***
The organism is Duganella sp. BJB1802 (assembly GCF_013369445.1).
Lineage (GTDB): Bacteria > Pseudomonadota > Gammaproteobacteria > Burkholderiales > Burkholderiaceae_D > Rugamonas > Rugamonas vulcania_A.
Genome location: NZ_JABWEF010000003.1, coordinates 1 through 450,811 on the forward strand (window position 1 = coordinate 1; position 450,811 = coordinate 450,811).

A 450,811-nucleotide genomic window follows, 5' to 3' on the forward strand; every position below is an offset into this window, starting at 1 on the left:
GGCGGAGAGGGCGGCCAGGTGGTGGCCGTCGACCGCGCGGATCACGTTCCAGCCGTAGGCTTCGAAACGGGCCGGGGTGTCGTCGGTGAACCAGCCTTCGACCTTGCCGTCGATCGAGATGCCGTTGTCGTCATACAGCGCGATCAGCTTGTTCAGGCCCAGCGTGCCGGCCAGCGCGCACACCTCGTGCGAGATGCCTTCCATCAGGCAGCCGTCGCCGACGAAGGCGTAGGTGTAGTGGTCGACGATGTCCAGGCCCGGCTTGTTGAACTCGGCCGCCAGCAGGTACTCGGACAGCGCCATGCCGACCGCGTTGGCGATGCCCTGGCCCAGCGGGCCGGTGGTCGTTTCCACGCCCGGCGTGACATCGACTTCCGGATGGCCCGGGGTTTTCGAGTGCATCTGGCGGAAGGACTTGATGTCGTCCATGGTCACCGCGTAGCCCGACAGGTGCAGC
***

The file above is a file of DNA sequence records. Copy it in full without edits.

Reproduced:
The organism is Duganella sp. BJB1802 (assembly GCF_013369445.1).
Lineage (GTDB): Bacteria > Pseudomonadota > Gammaproteobacteria > Burkholderiales > Burkholderiaceae_D > Rugamonas > Rugamonas vulcania_A.
Genome location: NZ_JABWEF010000003.1, coordinates 1 through 450,811 on the forward strand (window position 1 = coordinate 1; position 450,811 = coordinate 450,811).

A 450,811-nucleotide genomic window follows, 5' to 3' on the forward strand; every position below is an offset into this window, starting at 1 on the left:
GGCGGAGAGGGCGGCCAGGTGGTGGCCGTCGACCGCGCGGATCACGTTCCAGCCGTAGGCTTCGAAACGGGCCGGGGTGTCGTCGGTGAACCAGCCTTCGACCTTGCCGTCGATCGAGATGCCGTTGTCGTCATACAGCGCGATCAGCTTGTTCAGGCCCAGCGTGCCGGCCAGCGCGCACACCTCGTGCGAGATGCCTTCCATCAGGCAGCCGTCGCCGACGAAGGCGTAGGTGTAGTGGTCGACGATGTCCAGGCCCGGCTTGTTGAACTCGGCCGCCAGCAGGTACTCGGACAGCGCCATGCCGACCGCGTTGGCGATGCCCTGGCCCAGCGGGCCGGTGGTCGTTTCCACGCCCGGCGTGACATCGACTTCCGGATGGCCCGGGGTTTTCGAGTGCATCTGGCGGAAGGACTTGATGTCGTCCATGGTCACCGCGTAGCCCGACAGGTGCAGC